Observe the Sons of Ulster Marching Towards the Somme, by Frank McGuinness

Opening of Part Three:

The sound of water. Light up on Boa Island. Craig rests, smoking. Pyper enters.
Craig: Well?
Pyper: Good. Good place.
Craig: I hoped you’d like it.
Pyper: You rowed out here every day?
Craig: When I had the chance and I wanted to be on my island.
Pyper: Your island?
Craig: Sorry. Boa Island. I stand corrected. I meant when I wanted to be on my own.
Pyper: Nobody ever comes here?
Craig: Very few.
Pyper: Strange.
Craig: This place? Yes.
Pyper: The place is definitely strange, but strange too, people shouldn’t come.
Craig: Why should they come here?
Pyper: The carvings.
Craig: What are they?
Pyper: Signs.

This play won the Christopher Ewart-Biggs Prize in 1986, and I was lucky enough to see it thirty years later, at the Abbey Theatre for the 2016 production commemorating the centenary of the Battle of the Somme. Reading the script now can’t really do justice to the memory of the theatre production, which starred Donal Gallery as Pyper, and crucially used the space of the stage to make the story come alive.

It’s a reflection on eight soldiers recruited to the Ulster Division during the First World War, exploring their understanding of the universe, life, love and loyalty. The narrative is bookended by Pyper in old age reflecting on how he survived and his friends did not (so the fact that seven of the eight die is signalled early on).

I find the third act the most effective, the eight characters back home on leave and split into four pairs, two on Boa island, two at a church, two at the Carrick-a-Rede rope bridge, and two at the Field where Orange marches finish (which historically was at Finaghy, close to where I grew up, though I do not know if that was the case in 1915 or 1916). It gives the men a chance to explain themselves to each other, a sympathetic but informed audience.

By the lakeside in Fermanagh, Pyper and Craig make love, which must have been rather shocking in 1985 and was still a bit unexpected in 2016. (Also the weather must have been very good that day.) All of the characters reflect on the place of Ulster in Ireland, in Britainm in Europe and in the empire. There are some very good lines:

Old Pyper: Those I belonged to, those I have not forgotten, the irreplaceable ones, they kept their nerve, and they died. I survived. No, survival was not my lot. Darkness, for eternity, is not survival.

McIlwaine: The whole of Ulster will be lost. We’re not making a sacrifice. Jesus, you’ve seen this war. We are the sacrifice.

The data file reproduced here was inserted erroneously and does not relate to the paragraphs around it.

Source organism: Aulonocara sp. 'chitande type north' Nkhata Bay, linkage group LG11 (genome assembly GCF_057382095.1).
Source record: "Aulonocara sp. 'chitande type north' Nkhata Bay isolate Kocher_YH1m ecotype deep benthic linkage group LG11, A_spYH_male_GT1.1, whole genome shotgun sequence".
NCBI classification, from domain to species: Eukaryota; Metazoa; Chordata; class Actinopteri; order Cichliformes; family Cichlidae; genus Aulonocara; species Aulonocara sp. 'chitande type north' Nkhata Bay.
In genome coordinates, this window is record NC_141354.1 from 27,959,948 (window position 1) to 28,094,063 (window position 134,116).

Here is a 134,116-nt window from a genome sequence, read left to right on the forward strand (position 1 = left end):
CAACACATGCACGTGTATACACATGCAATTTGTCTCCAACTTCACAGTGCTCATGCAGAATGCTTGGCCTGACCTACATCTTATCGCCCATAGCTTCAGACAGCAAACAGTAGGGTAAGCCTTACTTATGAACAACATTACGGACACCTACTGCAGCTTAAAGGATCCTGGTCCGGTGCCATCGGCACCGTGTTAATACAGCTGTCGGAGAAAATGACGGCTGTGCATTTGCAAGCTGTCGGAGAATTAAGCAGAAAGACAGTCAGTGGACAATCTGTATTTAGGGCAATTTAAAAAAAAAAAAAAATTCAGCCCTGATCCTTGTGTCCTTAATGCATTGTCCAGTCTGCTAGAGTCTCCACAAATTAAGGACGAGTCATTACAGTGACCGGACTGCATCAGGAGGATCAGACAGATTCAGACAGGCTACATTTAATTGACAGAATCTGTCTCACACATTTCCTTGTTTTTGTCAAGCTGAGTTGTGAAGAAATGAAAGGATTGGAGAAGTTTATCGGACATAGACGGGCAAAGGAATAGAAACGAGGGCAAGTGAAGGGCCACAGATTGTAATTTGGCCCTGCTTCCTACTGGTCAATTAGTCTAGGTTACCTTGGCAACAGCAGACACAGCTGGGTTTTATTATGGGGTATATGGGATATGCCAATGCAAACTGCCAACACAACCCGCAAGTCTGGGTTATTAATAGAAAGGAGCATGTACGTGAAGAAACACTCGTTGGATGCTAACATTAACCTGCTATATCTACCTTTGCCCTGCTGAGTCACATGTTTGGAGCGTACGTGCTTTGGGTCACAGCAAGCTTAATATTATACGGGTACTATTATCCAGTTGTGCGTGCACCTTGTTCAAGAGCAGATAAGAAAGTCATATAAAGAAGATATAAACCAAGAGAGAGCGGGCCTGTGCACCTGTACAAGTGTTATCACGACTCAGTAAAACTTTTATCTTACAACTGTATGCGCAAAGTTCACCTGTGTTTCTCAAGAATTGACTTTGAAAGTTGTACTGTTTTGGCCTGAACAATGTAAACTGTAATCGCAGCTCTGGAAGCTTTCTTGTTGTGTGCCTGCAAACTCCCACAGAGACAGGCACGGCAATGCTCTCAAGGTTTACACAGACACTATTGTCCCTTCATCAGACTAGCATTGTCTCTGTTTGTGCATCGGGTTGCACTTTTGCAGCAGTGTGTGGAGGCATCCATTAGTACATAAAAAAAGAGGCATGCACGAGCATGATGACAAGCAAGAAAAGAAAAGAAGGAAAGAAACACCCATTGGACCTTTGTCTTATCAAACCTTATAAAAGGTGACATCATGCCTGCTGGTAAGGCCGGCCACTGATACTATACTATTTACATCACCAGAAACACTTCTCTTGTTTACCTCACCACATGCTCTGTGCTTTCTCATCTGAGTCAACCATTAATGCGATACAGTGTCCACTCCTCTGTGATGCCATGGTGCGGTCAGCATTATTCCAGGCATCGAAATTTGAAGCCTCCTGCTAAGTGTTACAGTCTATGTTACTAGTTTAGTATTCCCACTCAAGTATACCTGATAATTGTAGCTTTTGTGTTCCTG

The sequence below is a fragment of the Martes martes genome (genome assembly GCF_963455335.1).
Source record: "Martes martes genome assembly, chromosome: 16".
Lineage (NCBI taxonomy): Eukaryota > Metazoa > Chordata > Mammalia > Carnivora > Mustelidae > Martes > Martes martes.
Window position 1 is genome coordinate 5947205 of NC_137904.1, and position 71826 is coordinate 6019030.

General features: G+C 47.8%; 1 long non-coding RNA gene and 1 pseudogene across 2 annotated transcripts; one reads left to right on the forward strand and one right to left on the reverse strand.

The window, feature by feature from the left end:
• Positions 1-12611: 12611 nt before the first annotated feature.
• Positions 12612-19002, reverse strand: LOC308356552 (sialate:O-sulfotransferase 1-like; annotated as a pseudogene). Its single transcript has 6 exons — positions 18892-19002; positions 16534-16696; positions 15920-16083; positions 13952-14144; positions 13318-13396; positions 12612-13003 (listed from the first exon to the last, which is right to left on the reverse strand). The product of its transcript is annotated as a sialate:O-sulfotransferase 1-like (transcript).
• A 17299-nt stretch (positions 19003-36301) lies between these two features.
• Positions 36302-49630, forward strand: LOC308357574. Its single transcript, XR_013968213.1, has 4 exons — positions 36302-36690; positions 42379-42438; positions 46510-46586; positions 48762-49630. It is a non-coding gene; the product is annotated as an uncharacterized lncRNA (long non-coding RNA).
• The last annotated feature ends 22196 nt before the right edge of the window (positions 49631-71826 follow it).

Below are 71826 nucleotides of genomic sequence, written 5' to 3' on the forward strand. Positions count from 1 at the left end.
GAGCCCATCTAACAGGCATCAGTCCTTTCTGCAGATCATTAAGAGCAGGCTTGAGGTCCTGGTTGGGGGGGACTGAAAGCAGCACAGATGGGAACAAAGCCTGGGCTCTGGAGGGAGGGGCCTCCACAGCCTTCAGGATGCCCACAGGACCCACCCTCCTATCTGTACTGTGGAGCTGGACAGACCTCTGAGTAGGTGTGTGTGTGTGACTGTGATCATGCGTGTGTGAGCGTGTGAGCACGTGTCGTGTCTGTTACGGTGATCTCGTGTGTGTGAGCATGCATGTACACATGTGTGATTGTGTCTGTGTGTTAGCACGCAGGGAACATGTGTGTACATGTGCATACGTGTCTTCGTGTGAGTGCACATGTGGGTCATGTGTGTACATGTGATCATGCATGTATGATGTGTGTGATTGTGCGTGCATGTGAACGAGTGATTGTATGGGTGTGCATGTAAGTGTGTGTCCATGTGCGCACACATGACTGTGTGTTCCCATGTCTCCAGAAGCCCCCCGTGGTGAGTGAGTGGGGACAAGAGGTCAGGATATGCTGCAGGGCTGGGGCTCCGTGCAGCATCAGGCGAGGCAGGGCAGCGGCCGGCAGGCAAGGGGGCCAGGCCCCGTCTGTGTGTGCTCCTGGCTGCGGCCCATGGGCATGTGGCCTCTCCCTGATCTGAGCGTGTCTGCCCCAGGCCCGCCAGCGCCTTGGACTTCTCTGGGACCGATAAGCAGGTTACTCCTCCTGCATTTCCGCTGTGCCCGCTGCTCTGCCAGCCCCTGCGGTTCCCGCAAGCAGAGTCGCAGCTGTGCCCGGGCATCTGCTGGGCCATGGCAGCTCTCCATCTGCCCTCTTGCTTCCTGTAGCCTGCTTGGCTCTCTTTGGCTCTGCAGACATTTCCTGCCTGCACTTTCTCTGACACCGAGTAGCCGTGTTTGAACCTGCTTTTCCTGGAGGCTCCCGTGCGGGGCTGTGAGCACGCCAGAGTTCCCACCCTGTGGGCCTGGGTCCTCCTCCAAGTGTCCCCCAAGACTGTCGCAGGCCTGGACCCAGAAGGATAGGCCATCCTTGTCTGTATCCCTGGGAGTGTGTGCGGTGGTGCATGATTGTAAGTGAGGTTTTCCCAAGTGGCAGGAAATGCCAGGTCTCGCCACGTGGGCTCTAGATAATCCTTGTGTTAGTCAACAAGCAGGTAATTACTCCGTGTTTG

Younger Pyper: I have seen horror
Elder Pyper: Ulster
Younger Pyper: They kept their nerve and they died.
Elder Pyper: Ulster
Younger Pyper: There would be and there will be, no surrender.
Elder Pyper: Ulster
Younger Pyper: The house has grown cold, the province has grown lonely.
Elder Pyper: Ulster
Younger Pyper: You’ll always guard Ulster.
Elder Pyper: Ulster.
Younger Pyper: Save it
Elder Pyper: Ulster
Younger Pyper: The temple of the Lord is ransacked.
Elder Pyper: Ulster.
(Pyper reaches toward himself)
Younger Pyper: Dance in this deserted temple of the Lord.
Elder Pyper: Dance

You can get it here.

This was the non-sf fiction book that had lingered longest on my unread shelves. Next in that pile is The Various Lives of Keats and Chapman, by Flann O’Brien, but it will have to wait until I have finished my 2016 books.

Ewart-Biggs Prize winners: Observe the Sons of Ulster Marching Towards the Somme, by Frank McGuinness | From A Clear Blue Sky: Surviving the Mountbatten Bomb, by Timothy Knatchbull | Setting the Truth Free: The Inside Story of the Bloody Sunday Campaign, by Julieann Campbell | The Republic: The Fight for Irish Independence, 1918-1923, by Charles Townshend | The Whole and Rain-Domed Universe, by Colette Bryce | The Sun is Open, by Gail McConnell

One thought on “Observe the Sons of Ulster Marching Towards the Somme, by Frank McGuinness

  1. I saw this at the Barbican Theatre at some time in the nineties, sitt a group of American high schoolers who had obviously been randomly booked in for the cultural evening of their trip. They watched the play in complete bemusement until the gay love scene, at which point they freaked out that such a thing was allowed on stage in Britain.

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